Osthryth was not the first of her family to become a Mercian queen. Her sister Alhflæd had married Peada, King of South Mercia 654-656. After Peada's death, allegedly murdered with Alhflæd's connivance, she retreated to Fladbury in Worcestershire, to judge both from the place-name, which means "stronghold of Flæde", and from its subsequent history: sometime in the 690s Æthelred granted Fladbury to Oftfor, Bishop of Worcester, to re-establish monastic life there; however, this grant was later contested by Æthelheard, son of Oshere, who maintained that Æthelred had no right to give Fladbury away, as it had been the property of Osthryth. Æthelheard claimed it as her kinsman and heir.
Æthelred and Osthryth loved and favoured Bardney Abbey in Lincolnshire. Osthryth placed there the bones of her uncle Oswald of Northumbria, who was venerated as a saint. It is clear from this story that Osthryth played a part in promoting the cult of St Oswald. Many years later she persuaded Oswald's widow Cyneburh to take the veil.
Osthryth had to contend with major conflicts of loyalty. In 679 her brother Ecgfrith of Northumbria fought a battle against Æthelred, in which Ecgfrith's brother Ælfwine was killed. Bede tells us that he was "a young man of about eighteen years of age and much beloved in both kingdoms, for King Æthelred had married his sister."
The murder of Osthryth in 697 by Mercian nobles is unexplained in the sources that mention it. Ann Williams attributes it to the hostility between the Mercians and the Northumbrians, while D. P. Kirby suggests that it may have been revenge for her sister's alleged involvement in Peada's murder. Finberg speculates that she and her kinsman Oshere were suspected of trying to detach the kingdom of the Hwicce from Mercian overlordship.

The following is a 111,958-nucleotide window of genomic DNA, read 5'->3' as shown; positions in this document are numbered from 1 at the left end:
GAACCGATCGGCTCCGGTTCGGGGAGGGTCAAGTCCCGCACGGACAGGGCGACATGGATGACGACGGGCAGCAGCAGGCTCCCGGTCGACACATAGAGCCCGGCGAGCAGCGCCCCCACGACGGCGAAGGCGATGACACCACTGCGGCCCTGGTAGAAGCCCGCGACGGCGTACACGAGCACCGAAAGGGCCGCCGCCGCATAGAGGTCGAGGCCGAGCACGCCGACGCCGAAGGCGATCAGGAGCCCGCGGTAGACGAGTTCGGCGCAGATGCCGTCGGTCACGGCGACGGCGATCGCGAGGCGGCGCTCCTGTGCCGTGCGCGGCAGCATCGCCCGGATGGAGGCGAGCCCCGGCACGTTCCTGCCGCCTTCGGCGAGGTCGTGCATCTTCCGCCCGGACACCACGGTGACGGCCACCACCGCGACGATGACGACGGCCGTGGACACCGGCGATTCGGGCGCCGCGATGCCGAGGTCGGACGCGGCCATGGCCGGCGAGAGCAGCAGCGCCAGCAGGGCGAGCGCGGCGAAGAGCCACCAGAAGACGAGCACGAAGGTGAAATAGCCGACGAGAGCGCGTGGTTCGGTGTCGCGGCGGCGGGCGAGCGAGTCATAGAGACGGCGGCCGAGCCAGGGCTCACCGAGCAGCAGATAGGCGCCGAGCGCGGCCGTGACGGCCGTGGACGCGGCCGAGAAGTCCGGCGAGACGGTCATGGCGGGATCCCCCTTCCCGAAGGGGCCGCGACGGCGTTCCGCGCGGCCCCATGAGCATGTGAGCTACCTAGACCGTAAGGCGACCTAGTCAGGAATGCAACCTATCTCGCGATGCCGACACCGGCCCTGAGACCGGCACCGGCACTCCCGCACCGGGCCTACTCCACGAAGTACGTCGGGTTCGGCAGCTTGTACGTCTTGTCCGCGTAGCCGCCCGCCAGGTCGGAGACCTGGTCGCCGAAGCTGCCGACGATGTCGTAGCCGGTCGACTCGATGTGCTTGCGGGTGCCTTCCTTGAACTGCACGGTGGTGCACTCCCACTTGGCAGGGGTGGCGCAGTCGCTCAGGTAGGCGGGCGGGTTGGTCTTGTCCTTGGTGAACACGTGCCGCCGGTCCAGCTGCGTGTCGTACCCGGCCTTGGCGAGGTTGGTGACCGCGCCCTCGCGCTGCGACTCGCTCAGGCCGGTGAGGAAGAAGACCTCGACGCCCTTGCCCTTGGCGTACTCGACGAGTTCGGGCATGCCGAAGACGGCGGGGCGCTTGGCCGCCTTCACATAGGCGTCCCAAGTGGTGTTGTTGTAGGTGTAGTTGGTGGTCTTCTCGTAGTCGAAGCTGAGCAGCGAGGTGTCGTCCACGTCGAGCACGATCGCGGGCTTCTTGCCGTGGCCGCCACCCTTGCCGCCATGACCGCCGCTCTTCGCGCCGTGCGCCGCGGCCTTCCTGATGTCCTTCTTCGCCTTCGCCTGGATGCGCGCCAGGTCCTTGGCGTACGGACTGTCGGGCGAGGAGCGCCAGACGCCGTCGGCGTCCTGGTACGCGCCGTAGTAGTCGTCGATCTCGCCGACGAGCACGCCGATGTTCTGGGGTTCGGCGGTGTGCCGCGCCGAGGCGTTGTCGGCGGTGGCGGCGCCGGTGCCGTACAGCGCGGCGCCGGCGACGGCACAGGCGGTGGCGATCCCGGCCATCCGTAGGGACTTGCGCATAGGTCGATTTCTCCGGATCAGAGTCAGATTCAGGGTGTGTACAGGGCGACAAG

Osthryth was buried at Bardney Abbey.
- Kelly, F. E. (2004). "Osthryth (d. 697)". Oxford Dictionary of National Biography. Oxford University Press. doi:10.1093/ref:odnb/20909. Retrieved 20 May 2012. (subscription or UK public library membership required)
- Bede, The Ecclesiastical History of the English People (1994), 144.
- Hooke, in The Anglo-Saxon Landscape: The Kingdom of the Hwicce (1985), p. 11, argues that Fladbury could have belonged to another sister of Osthryth, Ælflæda, Abbess of Whitby, but she had no known connection with Mercia and died in 713, after Osthryth, so Osthryth could not have inherited Fladbury from her.
- S76 Anglo-Saxons.net: Æthelred's grant of Fladbury
- H. P. R. Finberg, The Early Charters of the West Midlands (Leicester 1961), p.170.
- Bede, The Ecclesiastical History of the English People ed. J. McClure and R. Collins (1994), 126.
- H.P.R.Finberg, The Early Charters of the West Midlands (Leicester 1961), p.165.
- Bede, The Ecclesiastical History of the English People ed. J. McClure and R. Collins (1994), 207.
- Bede, The Ecclesiastical History of the English People ed. J. McClure and R. Collins (1994), 292; Anglo-Saxon Chronicle.
- Ann Williams, 'Osthryth', in Ann Williams et al, eds, A Biographical Dictionary of Dark Age Britain, Seaby, 1991
- D. P. Kirby, The Earliest English Kings, Routledge, 1991, p. 127
- H.P.R. Finberg, The Early Charters of the West Midlands (Leicester 1961), pp. 176-7.